Harry and Louise are supposed to represent the typical racially generic middle class American couple. They originally appeared back in the early nineties in a commercial designed to help destroy the 1994 healthcare plan by the Clinton administration and headed by Hillary Clinton. Harry and Louise are supposed to be the average American’s middle aged next door neighbors, coworkers, friends, and etcetera. We are supposed to be able to relate to this couple. Their concerns are our concerns.
The Harry and Louise commercials were developed by the Health Insurance Association of America (HIAA), a health insurance industry lobbying group, who spent seventeen million dollars in its battle to persuade the public that passage the Clinton’s version of universal healthcare would have been devastating for the country under bogus claims that people would lose their choice of doctors, that insurance would become so expensive employers would drop it, and every doomsday scenario applicable and inapplicable.
However, this time around, instead of trying to derail a national health reform plan, the new Harry and Louise commercials and their developers are promoting health insurance coverage for the more millions of uninsured Americans. The new advertisements find Harry and Louise’s in their kitchen just like the first time around. The change of heart has not been lost on the majority of health policy pundits. During the Clinton’s attempt at healthcare reform, the Health Insurance Association of America was very much aligned with conservatives and Republicans’ interests. This time around, the health insurance lobbying group appears to be more aligned with Democrats perspectives.
Like the actors who portray Harry and Louise the health insurance lobby doesn’t operate with any sense of what’s best for the community’s interest. The only thing that matters is the basic, what’s in it for me. The only reason Harry and Louise have changed their tune is that the person paying them, the HIAA, wants to hear them sing a different song. It’s in Harry and Louise’s best interest to do anything their employers wants them to do despite whatever their conscience may say. That is, of course, assuming that they have a conscience in the first place.
The HIAA worked hard to defeat any universal healthcare plan at work in the early nineties. Instead of bringing their concerns to the table in order to be debated and addressed, this organization played on people’s fears that our demise was imminent if we did anything to make change. Like a contestant on an old Let’s Make A Deal episode we made a collective choice to keep our booby prize instead of taking a chance that something better might be behind door number one, two, or three. At that time, the costs were manageable. While premiums may have already been rising to the stratosphere, there were still manageable. And when people made claims, there was still a reasonable expectation that the insurance company would pay the majority, if not all, of any healthcare expenses.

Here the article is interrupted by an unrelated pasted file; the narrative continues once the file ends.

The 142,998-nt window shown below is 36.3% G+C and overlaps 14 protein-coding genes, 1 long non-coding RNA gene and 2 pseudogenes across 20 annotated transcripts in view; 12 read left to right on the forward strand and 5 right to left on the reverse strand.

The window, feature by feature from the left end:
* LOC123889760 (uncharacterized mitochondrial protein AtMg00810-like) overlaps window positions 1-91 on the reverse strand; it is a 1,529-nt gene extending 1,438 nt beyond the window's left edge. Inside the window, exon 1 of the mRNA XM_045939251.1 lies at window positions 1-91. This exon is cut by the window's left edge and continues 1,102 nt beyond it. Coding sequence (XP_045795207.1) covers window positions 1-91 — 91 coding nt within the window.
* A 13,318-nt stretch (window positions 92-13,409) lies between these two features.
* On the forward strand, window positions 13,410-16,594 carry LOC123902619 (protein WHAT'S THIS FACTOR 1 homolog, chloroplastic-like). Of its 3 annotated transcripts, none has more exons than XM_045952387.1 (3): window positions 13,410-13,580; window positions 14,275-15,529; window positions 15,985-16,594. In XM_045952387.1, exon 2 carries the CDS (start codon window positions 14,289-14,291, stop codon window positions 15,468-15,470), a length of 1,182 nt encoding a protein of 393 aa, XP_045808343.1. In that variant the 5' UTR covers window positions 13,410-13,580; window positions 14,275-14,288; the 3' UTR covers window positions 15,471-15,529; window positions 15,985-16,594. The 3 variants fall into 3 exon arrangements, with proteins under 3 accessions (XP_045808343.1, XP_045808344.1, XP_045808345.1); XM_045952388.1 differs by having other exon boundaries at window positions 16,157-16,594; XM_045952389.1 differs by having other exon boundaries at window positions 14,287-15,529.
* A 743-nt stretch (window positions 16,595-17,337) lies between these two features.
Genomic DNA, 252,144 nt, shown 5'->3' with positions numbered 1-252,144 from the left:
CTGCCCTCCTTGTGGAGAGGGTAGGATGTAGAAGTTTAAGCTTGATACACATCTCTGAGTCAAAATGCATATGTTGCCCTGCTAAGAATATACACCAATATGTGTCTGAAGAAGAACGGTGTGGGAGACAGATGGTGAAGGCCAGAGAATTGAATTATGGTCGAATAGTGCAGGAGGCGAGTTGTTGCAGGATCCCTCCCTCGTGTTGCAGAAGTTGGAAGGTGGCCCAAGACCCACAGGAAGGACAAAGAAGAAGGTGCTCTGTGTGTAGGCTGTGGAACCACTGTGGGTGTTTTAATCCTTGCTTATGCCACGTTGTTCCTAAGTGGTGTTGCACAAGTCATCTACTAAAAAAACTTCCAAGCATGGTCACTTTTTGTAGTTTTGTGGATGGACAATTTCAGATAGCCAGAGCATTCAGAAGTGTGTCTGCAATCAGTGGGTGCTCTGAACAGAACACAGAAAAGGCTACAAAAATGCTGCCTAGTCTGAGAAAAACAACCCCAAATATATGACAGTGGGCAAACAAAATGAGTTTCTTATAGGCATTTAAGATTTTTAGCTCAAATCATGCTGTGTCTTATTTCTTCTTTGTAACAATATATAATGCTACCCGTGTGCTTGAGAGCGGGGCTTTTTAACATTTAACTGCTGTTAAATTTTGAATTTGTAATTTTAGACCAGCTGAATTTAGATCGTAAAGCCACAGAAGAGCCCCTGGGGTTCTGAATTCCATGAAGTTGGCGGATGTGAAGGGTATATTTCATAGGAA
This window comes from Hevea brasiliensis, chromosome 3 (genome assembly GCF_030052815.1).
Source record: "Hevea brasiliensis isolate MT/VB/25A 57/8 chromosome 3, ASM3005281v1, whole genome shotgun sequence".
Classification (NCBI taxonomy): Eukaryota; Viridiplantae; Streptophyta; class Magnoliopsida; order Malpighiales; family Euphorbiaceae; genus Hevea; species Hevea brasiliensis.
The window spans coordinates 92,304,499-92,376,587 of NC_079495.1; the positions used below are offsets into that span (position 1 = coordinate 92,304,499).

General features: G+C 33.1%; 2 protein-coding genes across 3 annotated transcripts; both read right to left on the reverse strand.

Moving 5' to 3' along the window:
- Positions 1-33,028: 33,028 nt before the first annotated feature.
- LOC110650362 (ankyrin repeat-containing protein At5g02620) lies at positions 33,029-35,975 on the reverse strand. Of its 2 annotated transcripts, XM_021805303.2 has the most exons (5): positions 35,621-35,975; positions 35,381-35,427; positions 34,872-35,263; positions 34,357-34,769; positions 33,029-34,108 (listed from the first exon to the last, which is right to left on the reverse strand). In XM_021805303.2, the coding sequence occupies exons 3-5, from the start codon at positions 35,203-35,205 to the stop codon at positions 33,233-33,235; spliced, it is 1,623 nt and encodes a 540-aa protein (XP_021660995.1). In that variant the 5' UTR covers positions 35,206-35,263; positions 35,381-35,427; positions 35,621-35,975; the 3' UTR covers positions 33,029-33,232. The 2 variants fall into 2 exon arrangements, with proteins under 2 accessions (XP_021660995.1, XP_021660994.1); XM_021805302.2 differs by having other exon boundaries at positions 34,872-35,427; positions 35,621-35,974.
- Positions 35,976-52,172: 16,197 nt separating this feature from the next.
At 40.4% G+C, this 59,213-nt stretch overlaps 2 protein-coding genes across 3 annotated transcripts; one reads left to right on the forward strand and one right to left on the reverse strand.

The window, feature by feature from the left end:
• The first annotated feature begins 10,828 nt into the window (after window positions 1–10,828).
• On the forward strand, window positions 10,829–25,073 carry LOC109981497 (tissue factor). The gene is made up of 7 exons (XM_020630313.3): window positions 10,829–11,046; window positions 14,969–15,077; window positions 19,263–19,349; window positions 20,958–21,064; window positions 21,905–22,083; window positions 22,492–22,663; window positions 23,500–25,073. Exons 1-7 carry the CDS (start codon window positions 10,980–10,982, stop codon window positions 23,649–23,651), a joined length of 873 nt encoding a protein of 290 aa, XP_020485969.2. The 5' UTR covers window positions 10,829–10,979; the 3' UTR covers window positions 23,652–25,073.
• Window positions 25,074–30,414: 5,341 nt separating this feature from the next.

These days filing a claim with a health insurance company is like playing Russian roulette. All kinds of preexisting conditions can disqualify a claim from being honored. Filing a claim for a head injury? There better not be any documented proof that you took an aspirin in your lifetime. People are finally beginning to wake up and see what we have come to and where we’re headed. The HIAA knows that the winds of change are blowing and they are blowing hard. And even though that wind is blowing against an immovable force of people who have a lot to gain by keeping things exactly the way they are, it is only a matter of time before more of us are negatively impacted by industry practices.
Like Harry and Louise the HIAA knows what tune it needs to sing if it wants to continue to earn a profit. Now that conservatives and the Republicans don’t look as formidable as they once did the insurance lobby finds it more advantageous to hedge its bets by playing both sides of the issue. Promote the idea that the lobby wants to help with reform that consist of timid, little steps. But at the same time, continue to consist of a bunch of companies that stand to remain hugely profitable if things remain stagnant. It looks like a no lose proposition.
Hopefully looks can be deceiving. Hopefully people are looking at Harry and Louise and are seeing nothing but a couple of actors who may not care if healthcare reform passes. Hopefully people will see that the HIAA’s change of heart might fit the same category. Yes they say we need healthcare reform. But the type of reform this lobby of the insurance company is pushing is nothing more than smoke and mirrors designed to make the type of change that keeps our healthcare system the same.